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Dell Chromebook 11 designed to be “schoolyard tough”

Dell Chromebook 11 designed to be “schoolyard tough”

The next Chrome OS device to come from Dell will be prepared for students - the Chromebook 11. This unit is working with an 11-inch display with anti-glare coating and 1366 x 768 pixel resolution and comes with a battery rated at 10-hours per charge. For the schoolyard, this machine works with military grade testing for durability, pressure, temperature, shock, and vibration. The keyboard is also liquid-resistant - as is the touchpad.

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Google Play device pages now have video chat via Helpouts

Google Play device pages now have video chat via Helpouts

Google Helpouts is meant as a way to connect customers with sage advice from ‘experts’, and has a very strong retail angle that was evident at launch. It sounds so clever and easy, but retailers and others have been slow on the uptake. Google it seems, is ready to show them just how wonderful Helpouts can be, and is working on a service that will get customers interested in Android and Chrome OS devices paired with Google Device Experts so they can ask questions and see devices ahead of purchasing.

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Chrome OS update lets admins lock stolen machines

Chrome OS update lets admins lock stolen machines

A locked device is a worthless device to many opportunistic thieves looking to pawn a gadget for a quick buck. For this reason, and due to the increasing number of gadget thefts, many states and advocates have pushed for better control over lost and stolen smartphones. Manufacturers have followed in line with this and added the ability to remotely lock or otherwise disable handsets, and with a new update, Google has given Chromebook users the same kind of security feature on their notebooks.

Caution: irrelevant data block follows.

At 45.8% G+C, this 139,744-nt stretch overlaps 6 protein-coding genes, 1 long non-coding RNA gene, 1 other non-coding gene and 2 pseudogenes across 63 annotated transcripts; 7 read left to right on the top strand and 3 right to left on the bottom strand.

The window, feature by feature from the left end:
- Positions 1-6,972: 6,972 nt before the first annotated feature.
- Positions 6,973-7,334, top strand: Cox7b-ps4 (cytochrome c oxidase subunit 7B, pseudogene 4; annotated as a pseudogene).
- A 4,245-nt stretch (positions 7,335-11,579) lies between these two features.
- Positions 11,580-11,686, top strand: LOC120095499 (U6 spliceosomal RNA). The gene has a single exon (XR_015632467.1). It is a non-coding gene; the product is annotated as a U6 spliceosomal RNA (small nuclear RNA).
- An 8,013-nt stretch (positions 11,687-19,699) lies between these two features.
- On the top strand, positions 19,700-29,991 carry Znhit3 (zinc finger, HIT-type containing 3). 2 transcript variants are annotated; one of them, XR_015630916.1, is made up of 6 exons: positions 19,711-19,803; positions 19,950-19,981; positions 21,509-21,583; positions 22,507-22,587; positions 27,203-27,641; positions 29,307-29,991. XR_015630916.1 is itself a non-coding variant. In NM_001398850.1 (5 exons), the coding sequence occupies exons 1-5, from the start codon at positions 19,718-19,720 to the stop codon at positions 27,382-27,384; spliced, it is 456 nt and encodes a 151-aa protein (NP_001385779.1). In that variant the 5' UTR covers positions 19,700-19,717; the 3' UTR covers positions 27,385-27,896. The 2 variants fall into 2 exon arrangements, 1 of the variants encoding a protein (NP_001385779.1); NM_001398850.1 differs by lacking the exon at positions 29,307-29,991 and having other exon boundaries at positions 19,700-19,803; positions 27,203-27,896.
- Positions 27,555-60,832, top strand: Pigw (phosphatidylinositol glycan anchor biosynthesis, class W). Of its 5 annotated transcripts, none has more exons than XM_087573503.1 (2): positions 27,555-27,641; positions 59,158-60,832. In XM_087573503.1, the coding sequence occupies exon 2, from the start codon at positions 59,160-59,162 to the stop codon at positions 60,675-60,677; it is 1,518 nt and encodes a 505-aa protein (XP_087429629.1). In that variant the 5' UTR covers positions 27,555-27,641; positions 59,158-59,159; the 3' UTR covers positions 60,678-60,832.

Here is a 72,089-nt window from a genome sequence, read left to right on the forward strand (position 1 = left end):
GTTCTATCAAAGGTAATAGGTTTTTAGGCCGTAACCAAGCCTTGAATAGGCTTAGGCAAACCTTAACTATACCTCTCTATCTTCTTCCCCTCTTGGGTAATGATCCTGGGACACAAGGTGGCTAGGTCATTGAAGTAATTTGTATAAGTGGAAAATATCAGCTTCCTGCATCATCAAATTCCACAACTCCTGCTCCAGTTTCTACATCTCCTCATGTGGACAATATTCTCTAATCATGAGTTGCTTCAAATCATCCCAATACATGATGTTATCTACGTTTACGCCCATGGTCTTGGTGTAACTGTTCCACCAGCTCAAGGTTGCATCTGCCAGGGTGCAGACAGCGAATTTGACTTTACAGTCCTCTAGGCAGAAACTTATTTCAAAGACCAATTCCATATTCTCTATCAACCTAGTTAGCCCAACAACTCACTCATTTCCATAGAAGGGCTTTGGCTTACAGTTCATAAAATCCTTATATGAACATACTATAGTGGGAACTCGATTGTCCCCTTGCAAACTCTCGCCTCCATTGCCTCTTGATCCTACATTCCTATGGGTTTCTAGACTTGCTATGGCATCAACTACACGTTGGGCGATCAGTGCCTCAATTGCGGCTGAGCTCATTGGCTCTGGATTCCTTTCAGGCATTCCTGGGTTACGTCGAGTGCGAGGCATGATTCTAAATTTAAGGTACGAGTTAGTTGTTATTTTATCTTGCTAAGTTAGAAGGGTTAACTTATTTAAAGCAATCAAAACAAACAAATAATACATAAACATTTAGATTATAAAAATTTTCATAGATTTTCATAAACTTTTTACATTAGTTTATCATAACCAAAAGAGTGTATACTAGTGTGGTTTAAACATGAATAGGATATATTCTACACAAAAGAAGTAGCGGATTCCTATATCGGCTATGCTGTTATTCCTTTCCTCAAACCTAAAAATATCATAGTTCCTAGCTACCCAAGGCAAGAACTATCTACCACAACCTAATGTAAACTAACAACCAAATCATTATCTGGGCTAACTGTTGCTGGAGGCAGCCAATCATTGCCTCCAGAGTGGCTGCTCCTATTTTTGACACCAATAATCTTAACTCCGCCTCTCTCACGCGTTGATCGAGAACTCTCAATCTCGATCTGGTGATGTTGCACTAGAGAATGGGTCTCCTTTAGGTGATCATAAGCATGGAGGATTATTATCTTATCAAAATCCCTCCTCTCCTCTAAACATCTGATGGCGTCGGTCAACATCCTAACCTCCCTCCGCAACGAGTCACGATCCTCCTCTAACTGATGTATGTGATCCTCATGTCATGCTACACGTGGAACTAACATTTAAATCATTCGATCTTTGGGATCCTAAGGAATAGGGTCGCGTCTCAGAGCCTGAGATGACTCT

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Logitech Unifying app brings Chrome OS peripherals support

Logitech Unifying app brings Chrome OS peripherals support

Chromebooks might not be everyone's cup of tea, but the inexpensive devices have found a solid footing among consumers and so it isn't surprising there's a demand for accessories that are compatible with them. Logitech has just made it easier to use its own peripherals with the new "Logitech Unifying" app specifically made for Chromebooks. Using this, Chrome OS users can plug a USB receiver into their Chromebooks and then connect things like a mouse and keyboard to the unit.

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Acer C740 Chromebook hands-on: 11.6-inches of hearty computing

Acer C740 Chromebook hands-on: 11.6-inches of hearty computing

Earlier this month we got the opportunity to go hands-on with Acer's newest Chromebook, the C740. The Acer C740 Chromebook works with an 11.6-inch display, has been aimed at 1:1 school programs for students, and comes with a reinforced hinge for long-lasting durability. In addition, Acer is revealing the C910 Chromebook with a 15.6-inch display. Both machines are made with the same reinforced body made for extra-active user deployment. Both Chromebooks work with reinforced covers that can withstand 60kg of force. Their corners can tolerate 45cm drops without damage, as well.